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Published on 17 October 2008

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Drug trials “should study the past”

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NHS acceptance of new drugs relies too much on randomised control trials, according to the head of the National Institute of Health and Clinical Excellence (NICE).

Sir Michael Rawlins said that new mechanisms are needed to check up on the effectiveness of drugs once they are on the market.

He said that more weight should be given to so-called historical control trials, which compare outcomes from new treatments with those seen in the past.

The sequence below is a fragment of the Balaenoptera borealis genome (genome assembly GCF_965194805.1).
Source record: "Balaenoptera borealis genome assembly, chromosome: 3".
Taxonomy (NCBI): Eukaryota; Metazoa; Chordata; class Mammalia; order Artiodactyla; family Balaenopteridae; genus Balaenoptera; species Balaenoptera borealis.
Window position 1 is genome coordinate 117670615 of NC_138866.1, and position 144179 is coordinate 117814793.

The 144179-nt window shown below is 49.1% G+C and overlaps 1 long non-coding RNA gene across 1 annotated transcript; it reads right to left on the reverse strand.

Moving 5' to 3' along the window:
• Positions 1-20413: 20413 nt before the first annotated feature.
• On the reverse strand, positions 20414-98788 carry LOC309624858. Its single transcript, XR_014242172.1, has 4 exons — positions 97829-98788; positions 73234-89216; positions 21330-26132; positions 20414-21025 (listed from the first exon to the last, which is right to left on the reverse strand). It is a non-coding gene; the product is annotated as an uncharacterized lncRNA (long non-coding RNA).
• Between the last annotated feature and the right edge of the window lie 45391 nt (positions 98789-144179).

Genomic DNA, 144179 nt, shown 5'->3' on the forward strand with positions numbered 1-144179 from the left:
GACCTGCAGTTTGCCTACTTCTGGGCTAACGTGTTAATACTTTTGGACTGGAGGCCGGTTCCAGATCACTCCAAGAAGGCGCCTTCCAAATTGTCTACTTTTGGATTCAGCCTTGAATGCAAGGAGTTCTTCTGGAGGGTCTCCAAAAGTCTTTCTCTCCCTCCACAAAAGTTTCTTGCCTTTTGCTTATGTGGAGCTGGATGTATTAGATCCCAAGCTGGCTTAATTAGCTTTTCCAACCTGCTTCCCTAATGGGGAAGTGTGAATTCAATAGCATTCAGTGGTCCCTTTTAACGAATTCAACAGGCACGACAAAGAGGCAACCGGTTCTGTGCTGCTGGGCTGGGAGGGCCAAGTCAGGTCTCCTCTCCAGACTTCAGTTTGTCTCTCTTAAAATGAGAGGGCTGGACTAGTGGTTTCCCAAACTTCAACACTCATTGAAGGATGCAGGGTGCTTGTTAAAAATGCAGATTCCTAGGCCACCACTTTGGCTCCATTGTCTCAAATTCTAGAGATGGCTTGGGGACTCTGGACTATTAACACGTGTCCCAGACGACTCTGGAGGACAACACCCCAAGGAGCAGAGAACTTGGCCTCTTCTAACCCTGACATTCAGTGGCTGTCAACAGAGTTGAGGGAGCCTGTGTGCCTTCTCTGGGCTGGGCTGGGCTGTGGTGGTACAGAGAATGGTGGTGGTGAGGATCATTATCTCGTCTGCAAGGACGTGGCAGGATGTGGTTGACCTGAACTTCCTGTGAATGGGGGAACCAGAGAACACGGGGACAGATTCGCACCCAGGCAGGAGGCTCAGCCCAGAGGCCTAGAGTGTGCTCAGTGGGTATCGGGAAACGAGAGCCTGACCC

That might see drugs coming on to the market earlier, he said in a speech to the Royal College of Physicians.

In the randomised control tests, people with a particular medical problem are divided into two groups, one of which is given a new treatment while the other is not. The effectiveness of the treatment is judged by the variance in outcome.

Under the historical method, the experiences of the group receiving the new drug is compared with what might be expected to happen judged by what happened in the past.

Sir Michael accepted there were “dangers” in relying on historical comparisons to judge a new drug’s effectiveness, but added: “We have to be prepared to accept the results of these sorts of studies.”

Copyright PA Business 2008

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